Clean, sustainable products and services will be key to B.C.’s economic recovery | Chung Chow
This column was originally published in BIV Magazine‘s Trade issue.
As B.C. looks to restart its economy, the demand for our province’s clean and sustainable products and services is surging across a variety of sectors, demonstrating the key role that trade will play in our economic recovery.
Exports increased 24% year-to-date for April – that’s up $3 billion over the same time last year. It’s a big boost for the provincial economy, with a majority of our exports being commodities in great demand. Our stringent environmental standards in wood exports, burgeoning clean tech sector and high standards in labour protections mean that when other markets buy from us, they’re also contributing to a cleaner and more socially responsible global economy.
B.C. was committed to international trade long before the pandemic. It creates new opportunities for businesses, and more importantly, it creates good jobs and prosperity for people in B.C. When businesses export, they are more resilient. Access to more markets means they have a more diverse customer base and aren’t as impacted by fluctuations in their local economies.
We have a program perfectly designed to help small businesses get their goods and services to new markets. It’s called Export Navigator. This program offers businesses free expert guidance on exporting. Businesses get connected with an expert advisor who will help “navigate” them through the export process. It’s hugely beneficial, helping businesses reach new customers for the first time and making the process a lot easier along the way.
We continue to support B.C. businesses in other ways as well. For example, we developed a series of grant programs to meet their unique needs, making over half a billion dollars available in direct supports. The Launch Online program helps businesses improve their online presence to attract and keep customers and meet demand as online shopping hit new heights during the pandemic. The Supply Chain and Value-Added Manufacturing grant helps B.C.-based manufacturers in the aerospace, shipbuilding, food processing and forestry sectors recover and grow, supporting them to seek efficiencies to continually keep goods flowing into the marketplace.
From natural resources and agrifoods to manufactured goods and high-tech goods and services, B.C. has a lot to offer to the world. We are a responsible, low-carbon producer of natural resources and manufactured goods, and we are working hard to make sustainability a larger part of B.C.’s brand and our global competitive advantage. Our priority is to help B.C.-based businesses start up, scale up, access global markets and succeed in the highly competitive world marketplace. The more we export, the more new dollars we bring into B.C. and generate revenue that supports government investments in health care, education and critical infrastructure.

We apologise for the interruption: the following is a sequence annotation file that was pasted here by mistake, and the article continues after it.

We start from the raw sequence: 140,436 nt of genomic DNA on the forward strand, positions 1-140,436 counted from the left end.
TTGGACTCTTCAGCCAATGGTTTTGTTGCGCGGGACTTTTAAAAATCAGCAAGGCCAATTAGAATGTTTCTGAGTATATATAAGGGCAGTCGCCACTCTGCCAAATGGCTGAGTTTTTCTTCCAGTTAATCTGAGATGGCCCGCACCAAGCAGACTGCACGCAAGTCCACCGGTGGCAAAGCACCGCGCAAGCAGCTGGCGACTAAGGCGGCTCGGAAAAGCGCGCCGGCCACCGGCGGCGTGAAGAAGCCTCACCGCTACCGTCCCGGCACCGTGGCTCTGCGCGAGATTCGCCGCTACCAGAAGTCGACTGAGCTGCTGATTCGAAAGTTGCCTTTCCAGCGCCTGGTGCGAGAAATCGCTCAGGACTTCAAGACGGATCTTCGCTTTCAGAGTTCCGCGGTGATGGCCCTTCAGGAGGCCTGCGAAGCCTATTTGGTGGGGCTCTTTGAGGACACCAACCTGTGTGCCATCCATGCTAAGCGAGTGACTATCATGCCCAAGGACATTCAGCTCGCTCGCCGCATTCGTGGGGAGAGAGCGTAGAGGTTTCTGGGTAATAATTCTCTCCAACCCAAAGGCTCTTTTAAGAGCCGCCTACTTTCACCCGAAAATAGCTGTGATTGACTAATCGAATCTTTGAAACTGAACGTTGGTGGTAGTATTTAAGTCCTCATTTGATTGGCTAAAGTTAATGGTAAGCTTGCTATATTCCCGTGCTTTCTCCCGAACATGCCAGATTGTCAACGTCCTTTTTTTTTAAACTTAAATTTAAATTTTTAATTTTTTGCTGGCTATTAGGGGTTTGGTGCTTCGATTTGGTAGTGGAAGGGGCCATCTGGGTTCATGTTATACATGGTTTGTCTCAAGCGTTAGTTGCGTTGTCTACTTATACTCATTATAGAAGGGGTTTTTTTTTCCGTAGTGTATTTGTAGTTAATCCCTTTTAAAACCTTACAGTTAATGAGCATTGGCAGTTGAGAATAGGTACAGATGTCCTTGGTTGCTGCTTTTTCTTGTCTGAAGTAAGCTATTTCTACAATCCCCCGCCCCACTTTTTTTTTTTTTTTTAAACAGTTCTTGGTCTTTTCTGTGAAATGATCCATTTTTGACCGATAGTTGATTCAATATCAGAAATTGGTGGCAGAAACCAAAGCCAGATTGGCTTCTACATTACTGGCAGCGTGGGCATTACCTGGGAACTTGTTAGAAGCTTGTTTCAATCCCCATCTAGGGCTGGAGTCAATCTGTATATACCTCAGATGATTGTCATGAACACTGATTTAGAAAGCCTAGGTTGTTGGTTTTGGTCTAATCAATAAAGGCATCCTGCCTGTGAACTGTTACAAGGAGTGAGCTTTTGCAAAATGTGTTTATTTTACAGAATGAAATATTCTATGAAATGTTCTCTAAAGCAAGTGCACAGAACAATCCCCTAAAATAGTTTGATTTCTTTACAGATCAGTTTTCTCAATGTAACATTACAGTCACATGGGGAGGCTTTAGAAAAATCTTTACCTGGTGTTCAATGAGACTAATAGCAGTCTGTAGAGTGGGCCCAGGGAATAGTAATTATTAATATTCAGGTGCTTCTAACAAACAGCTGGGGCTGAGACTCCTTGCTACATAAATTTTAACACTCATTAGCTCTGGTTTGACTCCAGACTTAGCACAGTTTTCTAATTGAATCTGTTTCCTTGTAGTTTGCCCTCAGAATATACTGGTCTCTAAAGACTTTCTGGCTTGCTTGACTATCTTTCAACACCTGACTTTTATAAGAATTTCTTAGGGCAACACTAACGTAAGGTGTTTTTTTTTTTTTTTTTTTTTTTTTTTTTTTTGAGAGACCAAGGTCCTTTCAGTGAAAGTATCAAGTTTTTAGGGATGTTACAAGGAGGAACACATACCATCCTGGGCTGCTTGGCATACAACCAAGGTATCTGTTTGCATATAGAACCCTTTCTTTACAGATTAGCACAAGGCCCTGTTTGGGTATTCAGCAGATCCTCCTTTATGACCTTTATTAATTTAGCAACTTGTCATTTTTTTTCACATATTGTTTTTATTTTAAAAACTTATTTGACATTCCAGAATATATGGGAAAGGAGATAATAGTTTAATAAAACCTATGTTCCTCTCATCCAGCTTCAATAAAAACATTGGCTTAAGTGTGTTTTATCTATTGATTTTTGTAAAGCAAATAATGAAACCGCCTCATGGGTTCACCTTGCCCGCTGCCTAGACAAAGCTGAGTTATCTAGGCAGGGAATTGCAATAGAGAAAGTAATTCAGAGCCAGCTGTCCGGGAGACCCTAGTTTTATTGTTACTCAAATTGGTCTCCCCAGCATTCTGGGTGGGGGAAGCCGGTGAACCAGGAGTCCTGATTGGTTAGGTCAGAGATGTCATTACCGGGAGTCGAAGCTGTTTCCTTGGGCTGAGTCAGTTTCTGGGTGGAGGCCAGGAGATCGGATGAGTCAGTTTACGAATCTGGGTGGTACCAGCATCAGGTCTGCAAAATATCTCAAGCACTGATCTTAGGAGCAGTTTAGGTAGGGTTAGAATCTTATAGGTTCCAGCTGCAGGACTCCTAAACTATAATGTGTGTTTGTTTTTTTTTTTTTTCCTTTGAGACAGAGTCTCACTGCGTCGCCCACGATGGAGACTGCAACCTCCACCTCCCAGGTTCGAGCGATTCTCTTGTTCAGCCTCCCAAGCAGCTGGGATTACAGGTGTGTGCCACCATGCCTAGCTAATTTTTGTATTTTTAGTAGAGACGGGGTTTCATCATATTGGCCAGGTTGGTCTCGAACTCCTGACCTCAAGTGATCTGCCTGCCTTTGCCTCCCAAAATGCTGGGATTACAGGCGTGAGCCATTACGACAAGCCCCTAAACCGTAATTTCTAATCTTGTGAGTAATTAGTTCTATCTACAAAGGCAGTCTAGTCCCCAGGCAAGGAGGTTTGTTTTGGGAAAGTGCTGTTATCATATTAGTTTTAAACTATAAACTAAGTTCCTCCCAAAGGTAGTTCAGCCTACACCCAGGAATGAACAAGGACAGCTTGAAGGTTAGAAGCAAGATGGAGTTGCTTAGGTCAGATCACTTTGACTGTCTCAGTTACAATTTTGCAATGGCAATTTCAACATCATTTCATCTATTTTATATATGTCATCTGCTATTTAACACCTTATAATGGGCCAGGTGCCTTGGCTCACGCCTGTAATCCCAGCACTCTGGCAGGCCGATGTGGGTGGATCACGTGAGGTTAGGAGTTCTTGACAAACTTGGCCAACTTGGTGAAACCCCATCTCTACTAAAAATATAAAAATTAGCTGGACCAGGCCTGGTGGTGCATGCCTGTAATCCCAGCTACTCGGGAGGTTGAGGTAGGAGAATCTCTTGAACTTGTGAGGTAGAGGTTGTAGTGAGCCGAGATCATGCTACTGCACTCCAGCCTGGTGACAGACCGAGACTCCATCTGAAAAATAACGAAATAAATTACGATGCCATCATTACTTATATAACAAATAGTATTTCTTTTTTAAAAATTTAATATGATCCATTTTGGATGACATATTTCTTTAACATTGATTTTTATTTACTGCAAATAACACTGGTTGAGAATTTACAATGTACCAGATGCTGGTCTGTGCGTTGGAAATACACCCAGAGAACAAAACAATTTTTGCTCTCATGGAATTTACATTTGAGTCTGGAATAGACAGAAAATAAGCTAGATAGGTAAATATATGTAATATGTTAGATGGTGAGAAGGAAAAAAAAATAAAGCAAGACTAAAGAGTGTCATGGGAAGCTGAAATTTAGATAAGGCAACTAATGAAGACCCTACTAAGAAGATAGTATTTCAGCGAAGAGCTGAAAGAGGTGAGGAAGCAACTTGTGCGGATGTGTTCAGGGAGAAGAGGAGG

We stand behind the high-quality goods that B.C. has to offer to the world. Globally, companies large and small are increasingly applying environmental, social and governance filters to their investment decisions. We are committed to growing our economy in a sustainable way, and are working on a new trade diversification strategy that will provide us with the opportunity to develop an updated, forward-looking and ambitious approach that aligns closely with these principles, while ensuring that our exporting businesses are maximizing the opportunities afforded to them through Canada’s existing free trade agreements. Our recently announced Mass Timber Demonstration Program is an example of how we are advancing technologies that can showcase to the world the possibilities of building with a more sustainable and environmentally friendly product from B.C.
The pandemic leaves behind many lessons and creates a once-in-a-generation opportunity for B.C. to redefine itself. We know the pandemic is not impacting everyone equally, with women and visible minorities being disproportionately impacted. This is why we are committed to continuing to grow strong, robust industries that can provide good jobs for all of B.C.’s diverse populations.
Growth in trade will be a big part of our economic recovery, and as we transition through our restart plan, we will continue to engage with businesses, industry and key stakeholders to ensure we’re supporting their efforts to expand globally.
Our goal is to diversify our trade sectors to include not just our natural resources, but clean tech, high tech, agritech and advanced manufacturing. We need to support our exporters and encourage new exporters to expand our opportunities in global markets and strengthen our resilience.